“You couldn’t see anything, not even your hand in front of your face,” Firefighter Rocchio said.

The fire was located in the middle of the apartment, in the living room, and they crawled past it to search the bedrooms.

Lt. Michael Demeo came across an unconscious woman in a bedroom. He and Firefighter Rocchio grabbed her and carried her out the apartment door.

Simultaneously, Probationary Firefighter Marlon Sahai found a second unconscious woman almost under a bed.

“I picked her up and just followed Lt. Demeo and Rocchio out – they were leading the way,” he said.

Both victims were taken to the street, where FDNY Paramedics Eric Gruarin and Philip Jugenheimer from Station 4 and EMTs Peter Maisonave and Ahmed Adekoya from Station 8 helped work on them and other victims before transporting them to local hospitals. The two women were in serious condition.

The firefighters then returned to the apartment and finished their searches.

Firefighter Sahai, who graduated from the Academy in December, said this was his first rescue, “It’s something I never thought I’d do, but it’s a pretty amazing feeling.”

He said one of the victim’s mothers called to thank the firefighters and tell them her daughter’s condition was improving, “It was a great job by everybody and I’m just happy [the victims] survived and are getting better – and I hope they’ll continue getting better.”

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Buffalo: Heavy Fire through the Roof Fire Destroys New York Firehouse FDNY Probies Tested for MRSA New York Fully-Involved Structure Fire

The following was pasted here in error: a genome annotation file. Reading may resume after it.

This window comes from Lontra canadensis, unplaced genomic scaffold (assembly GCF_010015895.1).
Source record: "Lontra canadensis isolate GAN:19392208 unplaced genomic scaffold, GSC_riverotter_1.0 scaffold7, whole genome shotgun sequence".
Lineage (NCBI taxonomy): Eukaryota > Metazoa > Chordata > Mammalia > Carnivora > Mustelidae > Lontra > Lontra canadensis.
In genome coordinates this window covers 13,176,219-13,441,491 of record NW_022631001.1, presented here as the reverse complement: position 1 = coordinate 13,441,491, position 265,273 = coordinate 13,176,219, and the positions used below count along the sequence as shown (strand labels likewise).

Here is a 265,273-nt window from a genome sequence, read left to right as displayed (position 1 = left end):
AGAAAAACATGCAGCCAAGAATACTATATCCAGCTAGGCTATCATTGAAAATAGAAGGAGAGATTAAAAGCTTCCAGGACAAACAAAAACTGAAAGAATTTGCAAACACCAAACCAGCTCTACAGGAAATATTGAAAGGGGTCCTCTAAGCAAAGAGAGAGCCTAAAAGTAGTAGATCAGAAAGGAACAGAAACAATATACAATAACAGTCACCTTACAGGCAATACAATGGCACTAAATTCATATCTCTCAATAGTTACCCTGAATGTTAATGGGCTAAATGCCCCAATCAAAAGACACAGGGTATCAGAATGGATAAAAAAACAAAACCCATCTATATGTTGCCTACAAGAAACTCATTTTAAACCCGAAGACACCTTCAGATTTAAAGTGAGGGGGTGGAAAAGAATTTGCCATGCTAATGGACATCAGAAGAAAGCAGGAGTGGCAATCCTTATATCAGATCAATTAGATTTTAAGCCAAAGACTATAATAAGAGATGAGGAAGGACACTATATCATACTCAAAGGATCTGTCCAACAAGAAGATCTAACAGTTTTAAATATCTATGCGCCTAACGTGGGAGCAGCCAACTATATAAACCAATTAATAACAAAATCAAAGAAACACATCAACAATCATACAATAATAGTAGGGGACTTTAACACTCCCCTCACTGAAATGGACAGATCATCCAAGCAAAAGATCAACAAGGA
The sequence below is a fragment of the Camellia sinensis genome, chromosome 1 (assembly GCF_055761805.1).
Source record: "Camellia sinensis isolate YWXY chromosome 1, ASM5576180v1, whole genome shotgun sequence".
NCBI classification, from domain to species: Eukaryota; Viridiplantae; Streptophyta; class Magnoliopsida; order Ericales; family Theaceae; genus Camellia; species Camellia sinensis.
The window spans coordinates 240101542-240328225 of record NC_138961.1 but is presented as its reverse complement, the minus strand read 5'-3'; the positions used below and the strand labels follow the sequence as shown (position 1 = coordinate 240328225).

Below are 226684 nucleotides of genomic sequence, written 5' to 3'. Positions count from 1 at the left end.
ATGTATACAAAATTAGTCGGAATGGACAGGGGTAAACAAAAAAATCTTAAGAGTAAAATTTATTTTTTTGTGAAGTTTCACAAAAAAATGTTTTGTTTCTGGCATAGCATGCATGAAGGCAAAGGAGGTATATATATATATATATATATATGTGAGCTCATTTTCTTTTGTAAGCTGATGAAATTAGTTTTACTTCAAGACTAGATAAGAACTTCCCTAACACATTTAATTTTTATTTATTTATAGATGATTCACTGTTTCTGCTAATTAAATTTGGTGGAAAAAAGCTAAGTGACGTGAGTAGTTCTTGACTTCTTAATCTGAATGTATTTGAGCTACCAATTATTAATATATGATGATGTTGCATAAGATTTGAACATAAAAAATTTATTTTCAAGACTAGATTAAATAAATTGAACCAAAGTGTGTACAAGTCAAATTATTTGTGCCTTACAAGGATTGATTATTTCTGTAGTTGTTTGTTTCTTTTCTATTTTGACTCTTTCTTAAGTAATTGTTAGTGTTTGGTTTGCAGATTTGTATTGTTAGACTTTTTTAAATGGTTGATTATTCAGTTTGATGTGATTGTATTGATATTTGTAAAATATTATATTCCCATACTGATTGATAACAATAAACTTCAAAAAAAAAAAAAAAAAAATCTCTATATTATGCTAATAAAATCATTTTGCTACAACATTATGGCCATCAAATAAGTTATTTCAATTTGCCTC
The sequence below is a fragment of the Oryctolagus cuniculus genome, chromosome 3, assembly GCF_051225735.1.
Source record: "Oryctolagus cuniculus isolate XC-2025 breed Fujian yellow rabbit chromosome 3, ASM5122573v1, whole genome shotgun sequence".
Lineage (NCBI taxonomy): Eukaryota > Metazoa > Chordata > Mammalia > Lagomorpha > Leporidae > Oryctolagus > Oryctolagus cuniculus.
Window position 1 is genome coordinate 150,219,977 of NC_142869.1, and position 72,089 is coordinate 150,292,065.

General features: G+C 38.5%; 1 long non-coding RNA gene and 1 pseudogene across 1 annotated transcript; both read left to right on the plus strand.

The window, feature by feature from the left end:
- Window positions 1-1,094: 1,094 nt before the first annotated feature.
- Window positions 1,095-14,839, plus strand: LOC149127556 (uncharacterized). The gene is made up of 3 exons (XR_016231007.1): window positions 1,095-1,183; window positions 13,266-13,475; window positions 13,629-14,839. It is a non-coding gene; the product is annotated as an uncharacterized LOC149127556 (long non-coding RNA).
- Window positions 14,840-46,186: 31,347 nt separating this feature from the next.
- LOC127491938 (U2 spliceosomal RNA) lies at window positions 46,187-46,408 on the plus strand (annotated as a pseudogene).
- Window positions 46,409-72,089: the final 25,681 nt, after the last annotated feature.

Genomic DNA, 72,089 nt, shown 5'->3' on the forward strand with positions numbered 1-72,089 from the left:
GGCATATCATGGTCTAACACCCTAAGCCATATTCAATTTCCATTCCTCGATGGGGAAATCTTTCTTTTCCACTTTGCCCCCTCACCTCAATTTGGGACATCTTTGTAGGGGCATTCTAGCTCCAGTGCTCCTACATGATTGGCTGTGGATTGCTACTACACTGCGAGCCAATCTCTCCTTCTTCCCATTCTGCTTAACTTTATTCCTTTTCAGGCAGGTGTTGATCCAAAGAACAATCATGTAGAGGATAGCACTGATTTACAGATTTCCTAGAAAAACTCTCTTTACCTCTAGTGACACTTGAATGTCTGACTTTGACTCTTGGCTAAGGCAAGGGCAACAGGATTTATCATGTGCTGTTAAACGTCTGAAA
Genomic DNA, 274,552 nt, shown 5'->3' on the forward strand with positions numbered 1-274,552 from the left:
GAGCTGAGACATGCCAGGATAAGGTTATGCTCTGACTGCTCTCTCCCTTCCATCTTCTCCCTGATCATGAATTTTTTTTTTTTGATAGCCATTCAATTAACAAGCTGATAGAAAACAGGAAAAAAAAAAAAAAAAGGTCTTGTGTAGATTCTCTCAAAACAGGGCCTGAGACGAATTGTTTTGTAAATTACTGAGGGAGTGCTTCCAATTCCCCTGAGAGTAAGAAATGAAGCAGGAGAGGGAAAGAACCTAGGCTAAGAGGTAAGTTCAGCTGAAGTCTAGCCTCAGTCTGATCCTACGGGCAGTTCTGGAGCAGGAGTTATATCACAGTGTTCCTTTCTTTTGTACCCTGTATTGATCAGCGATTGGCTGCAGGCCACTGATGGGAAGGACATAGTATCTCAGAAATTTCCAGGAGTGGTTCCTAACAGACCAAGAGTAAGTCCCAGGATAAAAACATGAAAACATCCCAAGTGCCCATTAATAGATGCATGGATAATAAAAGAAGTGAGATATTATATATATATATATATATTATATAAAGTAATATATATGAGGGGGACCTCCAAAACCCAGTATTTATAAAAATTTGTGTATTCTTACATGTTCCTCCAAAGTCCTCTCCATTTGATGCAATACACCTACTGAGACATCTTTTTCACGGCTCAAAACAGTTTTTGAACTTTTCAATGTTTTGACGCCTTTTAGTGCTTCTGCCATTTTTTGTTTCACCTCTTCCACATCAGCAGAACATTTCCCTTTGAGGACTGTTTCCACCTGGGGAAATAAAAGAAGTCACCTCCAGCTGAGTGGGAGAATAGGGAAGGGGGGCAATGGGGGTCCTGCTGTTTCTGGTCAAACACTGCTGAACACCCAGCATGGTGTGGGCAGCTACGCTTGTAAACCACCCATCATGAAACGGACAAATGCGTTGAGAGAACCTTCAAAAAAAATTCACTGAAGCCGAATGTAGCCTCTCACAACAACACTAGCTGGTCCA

New York Firefighters’ Union Vows to Restore Ambulance Service

Lockport board had voted to drop fire department’s ambulance service due to costs
THOMAS J. PROHASKA, The Buffalo News Published Friday, August 8, 2014

LOCKPORT - The president of the Lockport Professional Fire Fighters Association vowed Wednesday that the union will force the city to restore Fire Department ambulance service.

But while the legal battle plays out, union President Kevin W. Pratt said, he's sure the city will turn over ambulance service to a private company, so he had plenty of suggestions for the Common Council, aimed at making the private service as much like the Fire Department's as possible.

Pratt attended the Council meeting to read aloud a letter he delivered to the city's attorney a few days ago, promising, "We will challenge this with all available legal means."

Pratt asserted that the ambulance service is bargained-for union work and can't be unilaterally done away with by the city.

The Fire Board voted, 4-1, July 22 to drop the Fire Department's rescue service, which the city has had for 40 years, because of the city's financial crisis.

Mayor Anne E. McCaffrey said last week that she expected the Council to vote Wednesday to issue a request for proposals from ambulance operators, but that wasn't on the agenda.

Corporation Counsel John J. Ottaviano said the task of preparing such a document had proved more complex than he expected. McCaffrey said she wasn't sure whether the delay would keep the city's two ambulances operating past Sept. 1, which she had named as the likely effective date of the switchover.

Pratt said the city needs to insist that any private operator dedicate two ambulances to Lockport, because if only one were available, the city would be left uncovered by out-of-town hospital transfers, which is a major revenue source for private operators.

He said the city should insist on a response time of four minutes or less and that the ambulances be staffed "at paramedic level." Pratt said the contract should include sanctions if "national standards are not met."

Former Alderwoman Diane M. Tuohey, noting that 30 of Lockport's 36 firefighters are paramedics, said the city really should add a third ambulance to take advantage of that and make more money in ambulance fees. Those fees are the fourth-largest revenue source the city has, at about $600,000 a year. Only property taxes, sales taxes and state financial aid are bigger.

However, McCaffrey has said, and Pratt concurred, that the two ambulances would have to be replaced in a year or two at a cost of about $300,000.